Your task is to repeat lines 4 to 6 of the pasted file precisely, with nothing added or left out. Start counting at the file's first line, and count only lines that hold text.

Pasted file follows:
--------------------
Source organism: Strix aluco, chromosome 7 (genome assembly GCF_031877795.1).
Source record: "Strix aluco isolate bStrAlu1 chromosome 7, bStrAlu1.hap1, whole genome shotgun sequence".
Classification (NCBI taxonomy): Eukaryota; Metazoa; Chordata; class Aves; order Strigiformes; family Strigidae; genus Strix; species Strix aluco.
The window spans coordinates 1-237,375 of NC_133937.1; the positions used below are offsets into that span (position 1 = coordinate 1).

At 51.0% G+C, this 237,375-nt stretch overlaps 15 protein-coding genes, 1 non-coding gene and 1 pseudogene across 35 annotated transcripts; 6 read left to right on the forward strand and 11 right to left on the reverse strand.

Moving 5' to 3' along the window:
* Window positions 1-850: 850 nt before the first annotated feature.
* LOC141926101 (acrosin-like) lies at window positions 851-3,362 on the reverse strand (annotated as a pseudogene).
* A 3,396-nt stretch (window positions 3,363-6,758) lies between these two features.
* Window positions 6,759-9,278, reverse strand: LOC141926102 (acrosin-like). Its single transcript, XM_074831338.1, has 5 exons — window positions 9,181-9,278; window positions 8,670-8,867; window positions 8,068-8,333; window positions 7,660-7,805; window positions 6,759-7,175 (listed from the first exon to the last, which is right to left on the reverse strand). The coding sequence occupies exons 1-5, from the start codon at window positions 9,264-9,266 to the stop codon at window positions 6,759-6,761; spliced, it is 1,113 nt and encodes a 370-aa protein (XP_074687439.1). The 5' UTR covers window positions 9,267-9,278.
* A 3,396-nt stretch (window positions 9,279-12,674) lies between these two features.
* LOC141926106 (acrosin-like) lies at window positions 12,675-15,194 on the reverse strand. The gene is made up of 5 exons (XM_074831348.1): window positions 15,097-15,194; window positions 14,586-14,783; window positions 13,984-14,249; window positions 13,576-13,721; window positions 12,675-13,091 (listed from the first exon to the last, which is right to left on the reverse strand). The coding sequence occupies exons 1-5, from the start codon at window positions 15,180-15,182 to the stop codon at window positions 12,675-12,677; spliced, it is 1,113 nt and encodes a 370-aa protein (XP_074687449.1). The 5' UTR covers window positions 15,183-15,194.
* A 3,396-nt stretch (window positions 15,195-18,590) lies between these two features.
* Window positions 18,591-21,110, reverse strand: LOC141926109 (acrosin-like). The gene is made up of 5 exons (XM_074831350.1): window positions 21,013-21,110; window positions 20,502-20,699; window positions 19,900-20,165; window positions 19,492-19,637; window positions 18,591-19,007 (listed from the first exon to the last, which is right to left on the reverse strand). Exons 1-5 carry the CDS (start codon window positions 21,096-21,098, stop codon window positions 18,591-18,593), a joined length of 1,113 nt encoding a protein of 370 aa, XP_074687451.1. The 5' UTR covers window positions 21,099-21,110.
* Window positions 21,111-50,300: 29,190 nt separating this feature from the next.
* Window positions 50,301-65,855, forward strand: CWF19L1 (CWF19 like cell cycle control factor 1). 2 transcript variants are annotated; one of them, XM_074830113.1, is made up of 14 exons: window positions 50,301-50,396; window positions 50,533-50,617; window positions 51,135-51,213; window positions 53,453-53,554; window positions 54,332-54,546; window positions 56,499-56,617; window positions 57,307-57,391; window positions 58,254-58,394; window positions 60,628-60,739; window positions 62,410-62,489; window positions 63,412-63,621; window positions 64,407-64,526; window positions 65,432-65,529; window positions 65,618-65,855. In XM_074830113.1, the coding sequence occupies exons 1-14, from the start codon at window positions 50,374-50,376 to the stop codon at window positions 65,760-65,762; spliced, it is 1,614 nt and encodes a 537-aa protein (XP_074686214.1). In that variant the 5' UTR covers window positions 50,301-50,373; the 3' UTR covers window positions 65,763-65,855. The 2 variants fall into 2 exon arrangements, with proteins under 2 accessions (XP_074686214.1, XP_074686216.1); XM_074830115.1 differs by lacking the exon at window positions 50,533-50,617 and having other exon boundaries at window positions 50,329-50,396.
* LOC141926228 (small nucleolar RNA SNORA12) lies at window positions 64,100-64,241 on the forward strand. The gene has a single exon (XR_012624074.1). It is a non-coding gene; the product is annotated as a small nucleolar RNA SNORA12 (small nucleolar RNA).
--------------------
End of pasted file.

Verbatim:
The window spans coordinates 1-237,375 of NC_133937.1; the positions used below are offsets into that span (position 1 = coordinate 1).

At 51.0% G+C, this 237,375-nt stretch overlaps 15 protein-coding genes, 1 non-coding gene and 1 pseudogene across 35 annotated transcripts; 6 read left to right on the forward strand and 11 right to left on the reverse strand.

Moving 5' to 3' along the window: